News and notices Pānui
Paediatrician ‘with the health of Tamariki at heart’ retires
23 December 2020
Draped in a korowai and wearing a precious taonga gifted from Te Kaha Medical Centre, Dr John Malcolm was honoured for his outstanding career by staff at Whakatāne Hospital earlier this week (Monday).
The Paediatrician is retiring from clinical practice and many people turned out to honour the incredible contribution he’s made to rural health, Māori health, the health of Tamariki across Hauora a Toi, the Bay of Plenty District Health Board and beyond.
It was the second large gathering of people to honour the wealth of experience, commitment and compassion Dr Malcolm displayed over a long and distinguished career. At the weekend, Hauora community providers gathered in Tāneatua.
Starship Paediatric Cardiologist Associate Professor Nigel Wilson, along with Otago University Public Health researcher Keri Lawson-Te Aho, travelled to the Eastern Bay for the occasion paying tribute to Dr Malcolm’s rheumatic fever prevention work.
Dr Malcolm has been at Whakatāne Hospital for 13 years. During his career he’s had many research papers published and received many accolades for his work including, in 2015, the prestigious Royal Australasian College of Physicians Rural and Remote Medal for 25 years’ of service in the Bay of Plenty region.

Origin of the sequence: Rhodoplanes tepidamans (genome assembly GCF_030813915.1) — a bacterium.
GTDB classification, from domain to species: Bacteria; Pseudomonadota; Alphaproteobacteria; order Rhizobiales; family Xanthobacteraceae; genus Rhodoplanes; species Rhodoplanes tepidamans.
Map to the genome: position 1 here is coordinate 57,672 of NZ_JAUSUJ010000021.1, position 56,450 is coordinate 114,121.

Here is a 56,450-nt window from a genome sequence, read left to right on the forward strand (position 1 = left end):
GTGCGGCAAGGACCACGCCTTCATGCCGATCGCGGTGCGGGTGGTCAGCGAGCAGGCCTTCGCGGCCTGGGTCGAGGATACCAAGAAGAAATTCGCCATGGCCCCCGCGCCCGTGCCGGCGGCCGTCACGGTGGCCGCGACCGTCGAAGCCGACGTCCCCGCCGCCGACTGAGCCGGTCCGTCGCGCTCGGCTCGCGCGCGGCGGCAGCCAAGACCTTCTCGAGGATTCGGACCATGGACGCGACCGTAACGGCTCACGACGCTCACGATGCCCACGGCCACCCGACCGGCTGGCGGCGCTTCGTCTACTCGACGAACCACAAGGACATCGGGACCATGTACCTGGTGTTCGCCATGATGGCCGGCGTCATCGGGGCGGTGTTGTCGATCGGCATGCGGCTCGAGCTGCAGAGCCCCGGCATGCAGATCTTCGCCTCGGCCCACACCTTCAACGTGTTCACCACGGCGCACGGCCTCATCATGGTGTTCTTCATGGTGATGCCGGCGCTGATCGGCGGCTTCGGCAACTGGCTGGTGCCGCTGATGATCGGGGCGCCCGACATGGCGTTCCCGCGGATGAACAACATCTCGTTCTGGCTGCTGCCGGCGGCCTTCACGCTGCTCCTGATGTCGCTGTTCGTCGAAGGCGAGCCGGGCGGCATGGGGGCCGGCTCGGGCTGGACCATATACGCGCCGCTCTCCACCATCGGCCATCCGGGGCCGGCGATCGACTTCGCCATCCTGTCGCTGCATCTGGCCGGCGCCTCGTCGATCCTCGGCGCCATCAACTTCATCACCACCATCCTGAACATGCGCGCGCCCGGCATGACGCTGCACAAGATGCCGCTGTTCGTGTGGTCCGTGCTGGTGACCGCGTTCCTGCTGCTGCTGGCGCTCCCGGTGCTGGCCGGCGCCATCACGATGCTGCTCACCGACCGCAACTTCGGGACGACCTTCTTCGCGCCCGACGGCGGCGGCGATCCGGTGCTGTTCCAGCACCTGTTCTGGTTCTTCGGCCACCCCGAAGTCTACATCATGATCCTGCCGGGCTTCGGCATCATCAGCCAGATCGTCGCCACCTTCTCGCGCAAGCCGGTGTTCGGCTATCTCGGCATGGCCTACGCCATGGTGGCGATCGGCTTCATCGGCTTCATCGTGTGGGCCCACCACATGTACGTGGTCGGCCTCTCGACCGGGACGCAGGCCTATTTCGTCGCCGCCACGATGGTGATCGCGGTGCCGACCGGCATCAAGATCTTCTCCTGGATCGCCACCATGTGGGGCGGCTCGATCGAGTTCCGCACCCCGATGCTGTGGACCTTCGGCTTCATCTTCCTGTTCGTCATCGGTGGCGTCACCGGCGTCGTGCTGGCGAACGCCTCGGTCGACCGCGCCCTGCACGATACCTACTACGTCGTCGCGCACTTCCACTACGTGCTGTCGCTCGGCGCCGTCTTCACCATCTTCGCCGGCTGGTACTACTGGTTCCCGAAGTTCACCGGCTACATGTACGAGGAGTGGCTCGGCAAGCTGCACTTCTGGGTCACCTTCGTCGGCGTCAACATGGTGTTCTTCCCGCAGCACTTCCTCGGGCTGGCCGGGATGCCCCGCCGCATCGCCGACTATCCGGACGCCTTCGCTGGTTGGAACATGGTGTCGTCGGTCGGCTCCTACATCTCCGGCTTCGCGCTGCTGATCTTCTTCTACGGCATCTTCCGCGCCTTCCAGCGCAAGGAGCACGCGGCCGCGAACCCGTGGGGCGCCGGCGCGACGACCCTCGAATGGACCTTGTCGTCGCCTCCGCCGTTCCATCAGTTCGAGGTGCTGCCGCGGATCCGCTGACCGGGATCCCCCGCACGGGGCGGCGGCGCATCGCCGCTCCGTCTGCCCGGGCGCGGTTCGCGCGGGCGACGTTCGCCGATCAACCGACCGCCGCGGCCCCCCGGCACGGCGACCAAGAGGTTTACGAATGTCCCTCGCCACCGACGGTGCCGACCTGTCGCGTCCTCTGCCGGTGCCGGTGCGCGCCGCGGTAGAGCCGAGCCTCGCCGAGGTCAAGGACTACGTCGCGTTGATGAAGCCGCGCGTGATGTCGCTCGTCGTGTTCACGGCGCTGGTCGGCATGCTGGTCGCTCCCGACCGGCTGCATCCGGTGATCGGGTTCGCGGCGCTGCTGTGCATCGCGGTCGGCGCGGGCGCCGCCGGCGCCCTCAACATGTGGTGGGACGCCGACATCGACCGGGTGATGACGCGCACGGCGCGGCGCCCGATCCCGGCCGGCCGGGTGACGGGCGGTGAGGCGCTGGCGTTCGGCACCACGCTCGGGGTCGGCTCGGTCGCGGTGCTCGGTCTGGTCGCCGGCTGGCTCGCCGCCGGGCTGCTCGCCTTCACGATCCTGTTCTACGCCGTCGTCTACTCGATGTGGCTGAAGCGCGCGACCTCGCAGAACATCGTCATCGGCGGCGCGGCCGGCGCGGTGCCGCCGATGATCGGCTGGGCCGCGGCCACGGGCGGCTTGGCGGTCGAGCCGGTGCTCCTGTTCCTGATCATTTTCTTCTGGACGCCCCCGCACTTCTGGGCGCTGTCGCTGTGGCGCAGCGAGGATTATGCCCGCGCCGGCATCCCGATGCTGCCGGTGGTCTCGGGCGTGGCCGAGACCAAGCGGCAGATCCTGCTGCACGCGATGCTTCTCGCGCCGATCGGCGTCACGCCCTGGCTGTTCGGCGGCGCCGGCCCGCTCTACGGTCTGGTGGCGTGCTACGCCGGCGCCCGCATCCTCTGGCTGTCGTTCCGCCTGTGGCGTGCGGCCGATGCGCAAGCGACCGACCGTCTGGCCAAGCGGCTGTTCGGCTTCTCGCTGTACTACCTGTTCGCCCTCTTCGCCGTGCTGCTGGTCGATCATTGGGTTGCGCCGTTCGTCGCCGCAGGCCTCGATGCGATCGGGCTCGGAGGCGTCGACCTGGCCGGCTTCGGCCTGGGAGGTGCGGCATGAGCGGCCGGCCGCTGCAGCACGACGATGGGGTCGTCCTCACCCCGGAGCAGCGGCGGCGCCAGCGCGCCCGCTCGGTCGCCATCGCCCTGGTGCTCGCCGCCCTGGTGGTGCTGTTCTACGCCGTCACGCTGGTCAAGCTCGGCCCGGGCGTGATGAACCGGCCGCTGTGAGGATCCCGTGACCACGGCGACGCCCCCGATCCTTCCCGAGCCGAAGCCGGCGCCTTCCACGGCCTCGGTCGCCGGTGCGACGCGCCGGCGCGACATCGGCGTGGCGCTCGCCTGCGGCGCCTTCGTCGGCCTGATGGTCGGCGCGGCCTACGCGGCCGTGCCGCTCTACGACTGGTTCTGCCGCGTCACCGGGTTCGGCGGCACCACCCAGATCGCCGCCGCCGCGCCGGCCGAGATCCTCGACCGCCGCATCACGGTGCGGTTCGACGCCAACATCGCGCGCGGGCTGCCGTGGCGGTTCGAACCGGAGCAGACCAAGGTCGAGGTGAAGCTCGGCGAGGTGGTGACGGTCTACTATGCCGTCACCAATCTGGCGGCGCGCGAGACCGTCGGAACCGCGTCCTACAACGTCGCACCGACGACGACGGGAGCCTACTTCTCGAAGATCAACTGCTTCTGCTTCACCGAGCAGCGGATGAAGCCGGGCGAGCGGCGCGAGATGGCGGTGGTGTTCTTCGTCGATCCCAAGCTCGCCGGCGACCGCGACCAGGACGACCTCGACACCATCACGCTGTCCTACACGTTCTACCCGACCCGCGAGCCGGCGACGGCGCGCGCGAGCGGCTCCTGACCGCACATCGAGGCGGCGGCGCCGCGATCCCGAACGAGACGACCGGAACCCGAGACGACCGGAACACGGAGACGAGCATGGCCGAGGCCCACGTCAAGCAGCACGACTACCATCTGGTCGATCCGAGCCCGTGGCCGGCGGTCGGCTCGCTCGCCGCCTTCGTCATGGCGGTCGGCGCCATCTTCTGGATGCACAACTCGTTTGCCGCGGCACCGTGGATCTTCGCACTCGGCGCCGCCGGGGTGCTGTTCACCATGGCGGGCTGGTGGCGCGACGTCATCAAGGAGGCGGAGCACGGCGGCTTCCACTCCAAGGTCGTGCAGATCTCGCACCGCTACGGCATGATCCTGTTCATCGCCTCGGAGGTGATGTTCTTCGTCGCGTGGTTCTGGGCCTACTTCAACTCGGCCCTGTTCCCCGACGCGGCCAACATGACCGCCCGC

Humbled and honoured by the award Dr Malcolm was quick to point out at the time, that the success is one of teamwork. “You go to Tāneatua and in a crowded room you're working with the EBPHA, public health, six iwi-based Hauora and other health providers helping improve the health of school kids, that's very gratifying,” he said.
At his farewell function at Whakatāne Hospital on Monday, many people spoke of John’s traits of humility, generosity, compassion and commitment.
His colleague, Paediatrician Richard Forster, described him as “an extraordinary fellow.” “This year he’s written seven papers which is amazing.” He added, “Rheumatic fever has had a devastating effect on this community and John’s done more than his fair share to try to fix it.”
These sentiments were echoed by Toi Te Ora Medical Officer of Health Phil Shoemack, who first worked with John in Rotorua in the 1990s.
“The big challenge through the 90s was Meningococcal disease. I’d often get calls from John saying I think we’ve got another child with this disease, he was always right.”
Te Kaha GP Rachel Thomson, who first worked with Dr Malcolm when she was a junior doctor at Rotorua Hospital, recalled many stories from this time right to the present. She said his compassion and working manner with the Te Kaha Team and their patients was always truly appreciated.
Dr Thomson highlighted his ability to kōrero Māori in a way that put whānau at ease. On behalf of the Te Kaha Team she presented Dr Malcolm with a precious taonga carved from ōnewa from the Raukokore River.
Dr Malcolm was also presented with a korowai and other gifts from Whakatāne Hospital.
Although he has retired from clinical practice, Dr Malcolm has been appointed BOPDHB Clinician Emeritus enabling him to continue his research work and be available to pass on his knowledge to junior doctors and other health professionals in the region.